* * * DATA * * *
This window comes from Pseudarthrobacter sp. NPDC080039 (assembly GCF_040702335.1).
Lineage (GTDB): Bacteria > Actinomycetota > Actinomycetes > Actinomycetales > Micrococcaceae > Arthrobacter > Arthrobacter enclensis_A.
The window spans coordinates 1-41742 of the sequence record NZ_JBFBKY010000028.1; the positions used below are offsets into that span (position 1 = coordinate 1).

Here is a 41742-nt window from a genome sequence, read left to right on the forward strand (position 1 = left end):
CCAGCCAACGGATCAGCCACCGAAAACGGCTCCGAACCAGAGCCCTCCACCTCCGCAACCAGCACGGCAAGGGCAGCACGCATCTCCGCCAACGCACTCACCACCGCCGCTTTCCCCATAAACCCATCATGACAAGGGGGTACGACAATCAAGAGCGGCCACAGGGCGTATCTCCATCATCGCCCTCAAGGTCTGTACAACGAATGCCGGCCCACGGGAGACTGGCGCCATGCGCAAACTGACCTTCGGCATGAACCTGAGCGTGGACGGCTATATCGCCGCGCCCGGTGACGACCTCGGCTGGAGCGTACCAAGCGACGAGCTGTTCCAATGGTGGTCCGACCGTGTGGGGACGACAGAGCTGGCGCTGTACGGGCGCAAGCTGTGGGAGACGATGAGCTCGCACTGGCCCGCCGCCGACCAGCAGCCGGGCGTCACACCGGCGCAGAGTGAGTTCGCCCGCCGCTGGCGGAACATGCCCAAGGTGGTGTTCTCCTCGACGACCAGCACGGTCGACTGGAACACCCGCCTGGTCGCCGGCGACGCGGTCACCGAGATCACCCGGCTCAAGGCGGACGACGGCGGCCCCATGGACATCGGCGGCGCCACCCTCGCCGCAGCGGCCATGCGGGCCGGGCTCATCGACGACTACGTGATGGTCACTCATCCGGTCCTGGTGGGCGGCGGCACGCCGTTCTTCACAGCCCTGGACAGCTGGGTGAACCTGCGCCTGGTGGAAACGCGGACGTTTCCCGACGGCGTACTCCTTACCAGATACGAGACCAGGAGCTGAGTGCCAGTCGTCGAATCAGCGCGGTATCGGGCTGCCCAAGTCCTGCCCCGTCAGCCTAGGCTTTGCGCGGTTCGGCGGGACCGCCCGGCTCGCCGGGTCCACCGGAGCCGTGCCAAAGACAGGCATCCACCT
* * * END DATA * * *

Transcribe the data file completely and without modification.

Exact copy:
This window comes from Pseudarthrobacter sp. NPDC080039 (assembly GCF_040702335.1).
Lineage (GTDB): Bacteria > Actinomycetota > Actinomycetes > Actinomycetales > Micrococcaceae > Arthrobacter > Arthrobacter enclensis_A.
The window spans coordinates 1-41742 of the sequence record NZ_JBFBKY010000028.1; the positions used below are offsets into that span (position 1 = coordinate 1).

Here is a 41742-nt window from a genome sequence, read left to right on the forward strand (position 1 = left end):
CCAGCCAACGGATCAGCCACCGAAAACGGCTCCGAACCAGAGCCCTCCACCTCCGCAACCAGCACGGCAAGGGCAGCACGCATCTCCGCCAACGCACTCACCACCGCCGCTTTCCCCATAAACCCATCATGACAAGGGGGTACGACAATCAAGAGCGGCCACAGGGCGTATCTCCATCATCGCCCTCAAGGTCTGTACAACGAATGCCGGCCCACGGGAGACTGGCGCCATGCGCAAACTGACCTTCGGCATGAACCTGAGCGTGGACGGCTATATCGCCGCGCCCGGTGACGACCTCGGCTGGAGCGTACCAAGCGACGAGCTGTTCCAATGGTGGTCCGACCGTGTGGGGACGACAGAGCTGGCGCTGTACGGGCGCAAGCTGTGGGAGACGATGAGCTCGCACTGGCCCGCCGCCGACCAGCAGCCGGGCGTCACACCGGCGCAGAGTGAGTTCGCCCGCCGCTGGCGGAACATGCCCAAGGTGGTGTTCTCCTCGACGACCAGCACGGTCGACTGGAACACCCGCCTGGTCGCCGGCGACGCGGTCACCGAGATCACCCGGCTCAAGGCGGACGACGGCGGCCCCATGGACATCGGCGGCGCCACCCTCGCCGCAGCGGCCATGCGGGCCGGGCTCATCGACGACTACGTGATGGTCACTCATCCGGTCCTGGTGGGCGGCGGCACGCCGTTCTTCACAGCCCTGGACAGCTGGGTGAACCTGCGCCTGGTGGAAACGCGGACGTTTCCCGACGGCGTACTCCTTACCAGATACGAGACCAGGAGCTGAGTGCCAGTCGTCGAATCAGCGCGGTATCGGGCTGCCCAAGTCCTGCCCCGTCAGCCTAGGCTTTGCGCGGTTCGGCGGGACCGCCCGGCTCGCCGGGTCCACCGGAGCCGTGCCAAAGACAGGCATCCACCT